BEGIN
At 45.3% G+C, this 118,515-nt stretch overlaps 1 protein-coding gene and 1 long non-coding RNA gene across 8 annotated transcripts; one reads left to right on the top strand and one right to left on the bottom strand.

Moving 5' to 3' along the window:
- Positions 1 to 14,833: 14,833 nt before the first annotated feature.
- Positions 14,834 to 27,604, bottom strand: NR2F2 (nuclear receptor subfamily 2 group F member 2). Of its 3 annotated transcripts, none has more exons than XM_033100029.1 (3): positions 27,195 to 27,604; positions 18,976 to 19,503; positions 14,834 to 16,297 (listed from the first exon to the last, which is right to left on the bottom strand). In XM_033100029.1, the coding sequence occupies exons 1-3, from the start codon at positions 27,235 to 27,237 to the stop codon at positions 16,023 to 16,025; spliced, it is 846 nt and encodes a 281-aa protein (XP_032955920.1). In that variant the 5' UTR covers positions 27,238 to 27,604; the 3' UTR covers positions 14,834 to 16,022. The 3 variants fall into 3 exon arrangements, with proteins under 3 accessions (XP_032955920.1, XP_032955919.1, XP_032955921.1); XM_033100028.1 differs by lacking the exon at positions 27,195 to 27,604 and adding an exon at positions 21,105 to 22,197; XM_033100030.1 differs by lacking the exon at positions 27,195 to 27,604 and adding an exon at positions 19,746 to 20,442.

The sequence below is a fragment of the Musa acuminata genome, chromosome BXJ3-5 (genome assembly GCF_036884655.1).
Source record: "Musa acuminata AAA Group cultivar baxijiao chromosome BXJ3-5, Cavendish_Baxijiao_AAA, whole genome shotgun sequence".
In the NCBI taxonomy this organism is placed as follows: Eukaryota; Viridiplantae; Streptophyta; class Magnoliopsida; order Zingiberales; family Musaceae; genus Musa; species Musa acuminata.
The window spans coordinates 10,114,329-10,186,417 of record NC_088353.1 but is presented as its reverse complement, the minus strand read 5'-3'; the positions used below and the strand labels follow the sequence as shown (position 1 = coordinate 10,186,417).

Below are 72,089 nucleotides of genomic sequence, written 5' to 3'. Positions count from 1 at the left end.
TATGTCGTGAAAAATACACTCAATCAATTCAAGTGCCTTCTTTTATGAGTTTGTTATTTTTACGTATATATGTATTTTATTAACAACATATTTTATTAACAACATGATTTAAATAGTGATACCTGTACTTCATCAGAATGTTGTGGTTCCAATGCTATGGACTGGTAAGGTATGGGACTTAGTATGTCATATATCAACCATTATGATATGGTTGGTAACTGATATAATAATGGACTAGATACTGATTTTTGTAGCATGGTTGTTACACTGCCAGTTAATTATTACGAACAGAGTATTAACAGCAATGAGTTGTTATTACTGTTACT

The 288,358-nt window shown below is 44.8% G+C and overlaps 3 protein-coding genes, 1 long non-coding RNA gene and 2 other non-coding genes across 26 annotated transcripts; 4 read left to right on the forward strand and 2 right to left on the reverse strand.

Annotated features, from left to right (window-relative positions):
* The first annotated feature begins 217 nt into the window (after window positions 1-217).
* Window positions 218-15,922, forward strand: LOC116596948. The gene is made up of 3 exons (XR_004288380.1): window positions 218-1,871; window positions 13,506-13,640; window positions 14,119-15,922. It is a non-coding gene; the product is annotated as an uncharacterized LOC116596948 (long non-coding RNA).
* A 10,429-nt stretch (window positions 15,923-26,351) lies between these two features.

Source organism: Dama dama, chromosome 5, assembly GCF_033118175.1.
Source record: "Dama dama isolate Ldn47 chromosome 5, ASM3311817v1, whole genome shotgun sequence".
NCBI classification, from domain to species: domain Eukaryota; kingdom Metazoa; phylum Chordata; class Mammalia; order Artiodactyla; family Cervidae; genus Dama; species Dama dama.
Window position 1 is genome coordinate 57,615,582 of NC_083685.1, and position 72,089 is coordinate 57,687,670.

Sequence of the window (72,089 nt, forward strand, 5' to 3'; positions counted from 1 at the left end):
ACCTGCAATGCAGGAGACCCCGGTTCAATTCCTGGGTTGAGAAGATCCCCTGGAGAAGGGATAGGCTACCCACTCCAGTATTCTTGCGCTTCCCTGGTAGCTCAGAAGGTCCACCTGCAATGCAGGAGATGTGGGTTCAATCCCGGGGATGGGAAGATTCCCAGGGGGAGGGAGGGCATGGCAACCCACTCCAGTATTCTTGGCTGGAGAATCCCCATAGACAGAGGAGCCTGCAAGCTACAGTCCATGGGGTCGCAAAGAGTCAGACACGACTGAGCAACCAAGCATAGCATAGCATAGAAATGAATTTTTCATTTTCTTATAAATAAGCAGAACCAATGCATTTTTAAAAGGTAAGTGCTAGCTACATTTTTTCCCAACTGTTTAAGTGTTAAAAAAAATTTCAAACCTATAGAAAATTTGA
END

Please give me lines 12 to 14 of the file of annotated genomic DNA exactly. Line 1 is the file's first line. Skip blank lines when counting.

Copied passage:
Annotated features, from left to right (window-relative positions):
* The first annotated feature begins 217 nt into the window (after window positions 1-217).
* Window positions 218-15,922, forward strand: LOC116596948. The gene is made up of 3 exons (XR_004288380.1): window positions 218-1,871; window positions 13,506-13,640; window positions 14,119-15,922. It is a non-coding gene; the product is annotated as an uncharacterized LOC116596948 (long non-coding RNA).